But if you’re that person who says, “…well, in my other bracket,” nobody is going to take you seriously. Nobody. These people are hedging their bets and trying to sound smart because they picked something correctly in one of their many brackets. Congratulations, it only took you four tries of filling out a bracket to pick that 5-12 upset. Nobody cares. These people still over-glorify high school accomplishments and have used the same Facebook photo for five years because they’ve put on weight but don’t want people outside their circle to know it.

This is America’s event and you should be overconfident to a fault with your single bracket like everyone else.

HOW SHOULD YOU SEND THE INITIAL EMAIL/WELCOME LETTER? NCAA Tournament pools have reached such epic proportions in some cases that it feels like you have no idea who is in charge. We’ve all entered that friend of a friend’s pool and you quickly have no idea who anyone is or what your connection is to the pool itself.

If you’re running a pool, take a second to introduce yourself and what you — and your pool — are about before you demand total strangers to send $20 over Paypal or Chase Quickpay.

Put a contact email address or phone number, maybe even a Twitter handle. Explain when people can expect payouts, how they’ll receive payouts and what the payout breakdown will be. Tell people when they can expect scoring updates or any other vital messages. A little communication and common courtesy never hurt anybody and the people in your pool who don’t necessarily know you will have a higher comfort level in joining and staying in your pool in future years.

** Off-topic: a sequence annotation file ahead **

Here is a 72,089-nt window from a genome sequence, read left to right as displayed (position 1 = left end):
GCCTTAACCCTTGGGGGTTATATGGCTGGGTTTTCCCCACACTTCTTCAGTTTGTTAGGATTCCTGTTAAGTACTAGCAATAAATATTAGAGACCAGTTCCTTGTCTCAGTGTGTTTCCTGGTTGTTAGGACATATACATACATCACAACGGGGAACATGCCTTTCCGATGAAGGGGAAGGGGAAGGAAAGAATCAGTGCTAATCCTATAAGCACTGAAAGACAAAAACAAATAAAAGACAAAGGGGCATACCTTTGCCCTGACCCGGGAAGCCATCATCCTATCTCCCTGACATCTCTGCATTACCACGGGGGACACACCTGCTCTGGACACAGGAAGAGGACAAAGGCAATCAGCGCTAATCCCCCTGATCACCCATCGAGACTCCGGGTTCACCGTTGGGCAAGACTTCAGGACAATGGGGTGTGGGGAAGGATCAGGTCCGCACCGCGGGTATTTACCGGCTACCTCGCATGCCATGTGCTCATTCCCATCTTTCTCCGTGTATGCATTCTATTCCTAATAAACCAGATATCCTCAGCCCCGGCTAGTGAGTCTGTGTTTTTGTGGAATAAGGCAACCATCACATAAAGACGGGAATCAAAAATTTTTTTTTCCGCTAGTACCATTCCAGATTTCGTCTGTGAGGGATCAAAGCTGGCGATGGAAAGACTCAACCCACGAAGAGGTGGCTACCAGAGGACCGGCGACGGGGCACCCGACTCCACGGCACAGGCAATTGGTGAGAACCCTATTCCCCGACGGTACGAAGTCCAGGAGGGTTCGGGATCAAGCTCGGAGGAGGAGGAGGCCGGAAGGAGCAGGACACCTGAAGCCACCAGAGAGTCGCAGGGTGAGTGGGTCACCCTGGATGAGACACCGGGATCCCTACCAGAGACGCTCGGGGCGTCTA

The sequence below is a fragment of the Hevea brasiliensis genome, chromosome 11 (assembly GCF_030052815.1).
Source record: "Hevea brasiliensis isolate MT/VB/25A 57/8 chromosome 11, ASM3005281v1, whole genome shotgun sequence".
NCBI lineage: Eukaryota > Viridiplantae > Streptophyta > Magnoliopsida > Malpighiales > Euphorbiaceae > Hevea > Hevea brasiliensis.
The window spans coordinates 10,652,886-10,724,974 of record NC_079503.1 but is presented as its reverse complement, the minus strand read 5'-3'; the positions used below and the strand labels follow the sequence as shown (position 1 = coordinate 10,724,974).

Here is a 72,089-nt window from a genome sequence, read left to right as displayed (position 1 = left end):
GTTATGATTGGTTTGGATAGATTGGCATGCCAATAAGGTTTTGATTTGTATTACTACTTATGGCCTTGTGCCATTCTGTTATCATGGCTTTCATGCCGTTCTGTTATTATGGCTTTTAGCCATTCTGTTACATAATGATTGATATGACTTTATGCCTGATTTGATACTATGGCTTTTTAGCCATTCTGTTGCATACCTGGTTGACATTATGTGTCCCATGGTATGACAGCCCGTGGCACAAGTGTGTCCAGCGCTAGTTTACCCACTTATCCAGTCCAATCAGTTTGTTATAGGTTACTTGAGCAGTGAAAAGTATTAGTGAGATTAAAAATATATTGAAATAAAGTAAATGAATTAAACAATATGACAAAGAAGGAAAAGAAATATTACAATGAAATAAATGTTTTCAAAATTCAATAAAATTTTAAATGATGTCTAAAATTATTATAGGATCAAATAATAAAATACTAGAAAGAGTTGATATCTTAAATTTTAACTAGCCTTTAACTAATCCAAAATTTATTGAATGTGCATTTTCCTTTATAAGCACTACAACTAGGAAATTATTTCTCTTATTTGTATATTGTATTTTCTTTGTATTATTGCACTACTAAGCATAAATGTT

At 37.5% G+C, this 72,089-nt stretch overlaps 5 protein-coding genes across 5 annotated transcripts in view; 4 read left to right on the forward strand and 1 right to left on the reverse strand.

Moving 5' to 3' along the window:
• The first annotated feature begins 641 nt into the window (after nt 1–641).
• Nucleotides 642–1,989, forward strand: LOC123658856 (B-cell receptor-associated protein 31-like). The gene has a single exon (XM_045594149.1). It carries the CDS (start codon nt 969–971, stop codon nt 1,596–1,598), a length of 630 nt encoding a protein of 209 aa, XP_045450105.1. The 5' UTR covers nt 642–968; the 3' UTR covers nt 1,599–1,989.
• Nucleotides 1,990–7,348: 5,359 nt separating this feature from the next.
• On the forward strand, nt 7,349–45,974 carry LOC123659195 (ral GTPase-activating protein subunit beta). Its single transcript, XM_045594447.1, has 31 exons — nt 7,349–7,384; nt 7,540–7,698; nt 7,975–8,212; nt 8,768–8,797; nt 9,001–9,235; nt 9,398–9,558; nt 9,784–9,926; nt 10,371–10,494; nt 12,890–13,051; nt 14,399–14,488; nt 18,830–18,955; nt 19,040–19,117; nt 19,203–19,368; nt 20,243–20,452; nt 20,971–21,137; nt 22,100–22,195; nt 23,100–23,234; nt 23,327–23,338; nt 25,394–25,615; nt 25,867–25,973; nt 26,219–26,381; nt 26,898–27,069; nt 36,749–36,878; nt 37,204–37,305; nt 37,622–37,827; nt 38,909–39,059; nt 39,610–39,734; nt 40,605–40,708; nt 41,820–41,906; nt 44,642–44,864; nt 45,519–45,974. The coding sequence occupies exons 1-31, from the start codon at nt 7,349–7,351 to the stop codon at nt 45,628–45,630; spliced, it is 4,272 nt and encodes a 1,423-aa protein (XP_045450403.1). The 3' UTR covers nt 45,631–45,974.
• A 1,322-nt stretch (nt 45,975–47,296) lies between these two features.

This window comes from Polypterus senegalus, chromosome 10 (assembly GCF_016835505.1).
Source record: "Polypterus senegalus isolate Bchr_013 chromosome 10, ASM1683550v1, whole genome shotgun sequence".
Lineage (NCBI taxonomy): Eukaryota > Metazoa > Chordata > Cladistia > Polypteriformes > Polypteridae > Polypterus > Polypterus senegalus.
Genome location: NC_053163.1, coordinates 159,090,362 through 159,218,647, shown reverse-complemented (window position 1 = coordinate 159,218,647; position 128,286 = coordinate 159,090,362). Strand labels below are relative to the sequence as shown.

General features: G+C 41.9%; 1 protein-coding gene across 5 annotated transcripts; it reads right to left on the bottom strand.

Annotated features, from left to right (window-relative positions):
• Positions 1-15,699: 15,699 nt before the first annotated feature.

And if you’re on a big email chain in an NCAA Tournament pool, don’t be that person who hits “reply all” for a simple question that you can send to one person. You’re better than that.

Well, there you have it. Some tips on running an ideal NCAA Tournament Pool.

Have some creative ideas of your own? We’d love to hear them in the comments section (and some great ideas like the Final Four party idea came from it last year).

Best of luck in your March Madness Pool endeavors.

Bubbles brewing with season on horizon

Brian Spurlock-USA TODAY Sports
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INDIANAPOLIS — With the coronavirus pandemic already forcing changes for college basketball, a bubble may be brewing in Indianapolis.